The coming months will likely see a strengthening of current trends towards the closure of borders, the building of fences or the introduction of caps on the total number of refugees that certain countries will accept. For the moment, EU policy seems to be focusing on implementing what has been agreed in the past months, rather than exploring new solutions.
Along with the issues mentioned above, policymakers less prone to implementing restrictive policies (an ever-shrinking minority) should look at broader questions. These include whether to trade a more efficient agreement with Turkey on readmissions (or forced returns) of those who come illegally to Greece with a plan for the resettlement of refugees from Turkey to European countries. Yet there seems to be little appetite for these kinds of policies.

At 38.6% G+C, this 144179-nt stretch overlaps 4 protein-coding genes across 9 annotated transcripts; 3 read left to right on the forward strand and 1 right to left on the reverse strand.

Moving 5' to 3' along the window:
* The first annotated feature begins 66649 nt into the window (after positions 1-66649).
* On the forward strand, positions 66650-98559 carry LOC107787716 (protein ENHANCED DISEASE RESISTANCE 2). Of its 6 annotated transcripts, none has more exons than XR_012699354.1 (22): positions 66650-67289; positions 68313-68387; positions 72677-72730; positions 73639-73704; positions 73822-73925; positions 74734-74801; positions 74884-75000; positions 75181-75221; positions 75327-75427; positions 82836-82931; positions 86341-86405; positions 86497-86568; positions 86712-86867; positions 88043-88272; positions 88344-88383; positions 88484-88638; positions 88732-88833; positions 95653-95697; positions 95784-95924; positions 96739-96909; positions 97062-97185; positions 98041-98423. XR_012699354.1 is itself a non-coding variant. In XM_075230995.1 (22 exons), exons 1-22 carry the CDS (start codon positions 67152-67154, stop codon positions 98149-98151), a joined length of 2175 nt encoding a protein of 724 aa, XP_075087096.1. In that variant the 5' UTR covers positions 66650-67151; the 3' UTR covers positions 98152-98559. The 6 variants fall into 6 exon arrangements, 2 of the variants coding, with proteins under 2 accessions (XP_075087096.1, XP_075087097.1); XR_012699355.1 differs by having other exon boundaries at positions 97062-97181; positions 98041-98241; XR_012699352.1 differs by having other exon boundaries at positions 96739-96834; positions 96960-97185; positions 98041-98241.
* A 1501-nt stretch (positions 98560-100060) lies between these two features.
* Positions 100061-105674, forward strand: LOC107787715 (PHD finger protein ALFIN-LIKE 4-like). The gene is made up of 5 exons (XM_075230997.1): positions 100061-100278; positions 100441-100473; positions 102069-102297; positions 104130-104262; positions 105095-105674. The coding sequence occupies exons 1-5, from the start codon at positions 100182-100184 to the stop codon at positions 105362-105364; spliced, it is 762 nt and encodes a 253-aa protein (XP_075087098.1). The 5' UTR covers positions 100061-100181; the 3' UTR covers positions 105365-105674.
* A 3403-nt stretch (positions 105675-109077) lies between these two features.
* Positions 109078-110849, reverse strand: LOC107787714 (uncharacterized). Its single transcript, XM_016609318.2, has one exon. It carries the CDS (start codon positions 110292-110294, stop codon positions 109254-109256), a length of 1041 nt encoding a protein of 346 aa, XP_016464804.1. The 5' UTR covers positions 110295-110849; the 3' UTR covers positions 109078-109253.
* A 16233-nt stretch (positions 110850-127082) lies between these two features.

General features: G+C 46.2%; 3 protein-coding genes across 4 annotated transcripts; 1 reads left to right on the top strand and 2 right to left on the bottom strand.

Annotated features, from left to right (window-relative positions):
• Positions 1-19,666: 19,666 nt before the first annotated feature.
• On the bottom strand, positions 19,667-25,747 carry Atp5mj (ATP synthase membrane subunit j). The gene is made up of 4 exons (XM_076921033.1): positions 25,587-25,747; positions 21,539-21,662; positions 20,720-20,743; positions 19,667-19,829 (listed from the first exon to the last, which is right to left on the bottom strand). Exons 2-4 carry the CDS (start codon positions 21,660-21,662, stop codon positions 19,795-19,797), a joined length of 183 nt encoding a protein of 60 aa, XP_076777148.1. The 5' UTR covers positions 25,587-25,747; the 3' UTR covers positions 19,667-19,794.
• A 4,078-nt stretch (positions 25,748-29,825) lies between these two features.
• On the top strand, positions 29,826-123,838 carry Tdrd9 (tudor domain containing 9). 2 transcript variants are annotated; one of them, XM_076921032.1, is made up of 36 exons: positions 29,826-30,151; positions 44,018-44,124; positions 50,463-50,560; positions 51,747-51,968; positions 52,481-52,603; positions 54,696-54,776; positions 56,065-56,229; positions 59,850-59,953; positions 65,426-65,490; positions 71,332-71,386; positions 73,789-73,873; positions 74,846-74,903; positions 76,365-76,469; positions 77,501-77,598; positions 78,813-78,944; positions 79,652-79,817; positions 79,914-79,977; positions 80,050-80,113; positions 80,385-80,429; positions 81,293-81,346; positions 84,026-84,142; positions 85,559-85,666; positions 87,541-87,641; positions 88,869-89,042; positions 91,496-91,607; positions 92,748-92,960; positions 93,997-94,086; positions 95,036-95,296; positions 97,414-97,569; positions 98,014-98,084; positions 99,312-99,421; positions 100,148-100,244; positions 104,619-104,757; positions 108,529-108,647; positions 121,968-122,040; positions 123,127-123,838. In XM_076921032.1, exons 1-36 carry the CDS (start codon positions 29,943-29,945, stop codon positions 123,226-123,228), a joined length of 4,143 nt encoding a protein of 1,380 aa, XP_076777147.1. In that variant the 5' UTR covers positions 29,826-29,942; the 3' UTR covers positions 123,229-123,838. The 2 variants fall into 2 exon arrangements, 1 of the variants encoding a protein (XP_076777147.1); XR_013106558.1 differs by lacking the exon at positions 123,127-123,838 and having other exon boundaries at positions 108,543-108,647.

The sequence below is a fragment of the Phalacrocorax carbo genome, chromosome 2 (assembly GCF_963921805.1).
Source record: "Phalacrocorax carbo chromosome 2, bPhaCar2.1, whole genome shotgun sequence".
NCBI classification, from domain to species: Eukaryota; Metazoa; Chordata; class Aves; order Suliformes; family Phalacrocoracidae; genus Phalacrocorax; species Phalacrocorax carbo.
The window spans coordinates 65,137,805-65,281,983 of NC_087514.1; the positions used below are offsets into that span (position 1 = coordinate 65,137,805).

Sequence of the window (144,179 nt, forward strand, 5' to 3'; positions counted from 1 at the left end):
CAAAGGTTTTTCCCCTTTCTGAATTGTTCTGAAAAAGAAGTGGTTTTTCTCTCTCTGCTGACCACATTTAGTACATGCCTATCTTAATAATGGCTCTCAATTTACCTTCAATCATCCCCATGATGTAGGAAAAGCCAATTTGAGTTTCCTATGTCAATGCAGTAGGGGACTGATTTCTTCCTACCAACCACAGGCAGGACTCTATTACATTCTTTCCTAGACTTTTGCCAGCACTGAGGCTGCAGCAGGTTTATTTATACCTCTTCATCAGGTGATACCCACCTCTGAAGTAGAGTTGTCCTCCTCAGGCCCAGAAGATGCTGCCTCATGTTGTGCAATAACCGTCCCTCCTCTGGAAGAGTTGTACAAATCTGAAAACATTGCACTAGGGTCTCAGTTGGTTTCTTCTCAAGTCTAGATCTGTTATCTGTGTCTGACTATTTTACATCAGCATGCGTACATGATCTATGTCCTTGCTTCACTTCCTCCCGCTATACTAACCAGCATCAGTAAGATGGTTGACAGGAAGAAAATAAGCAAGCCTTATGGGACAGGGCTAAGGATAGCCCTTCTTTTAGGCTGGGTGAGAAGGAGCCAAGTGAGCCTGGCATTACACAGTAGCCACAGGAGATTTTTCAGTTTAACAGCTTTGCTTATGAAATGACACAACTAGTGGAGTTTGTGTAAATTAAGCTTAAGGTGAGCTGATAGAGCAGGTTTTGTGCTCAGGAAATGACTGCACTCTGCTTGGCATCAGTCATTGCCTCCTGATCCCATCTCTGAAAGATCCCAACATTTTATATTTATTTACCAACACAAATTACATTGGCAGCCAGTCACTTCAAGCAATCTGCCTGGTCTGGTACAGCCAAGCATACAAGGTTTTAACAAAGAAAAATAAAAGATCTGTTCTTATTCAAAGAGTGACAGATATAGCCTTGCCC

Finally, on migration from Africa, Europe is supposed to implement its part of the deal reached at the November 2015 Valletta summit: creating a Trust Fund to promote economic development, encouraging voluntary returns to countries of origin, reducing commission on remittances sent by migrants, and launching projects for youth employment and microcredit in source countries.
The European Council on Foreign Relations does not take collective positions. This commentary, like all publications of the European Council on Foreign Relations, represents only the views of its authors.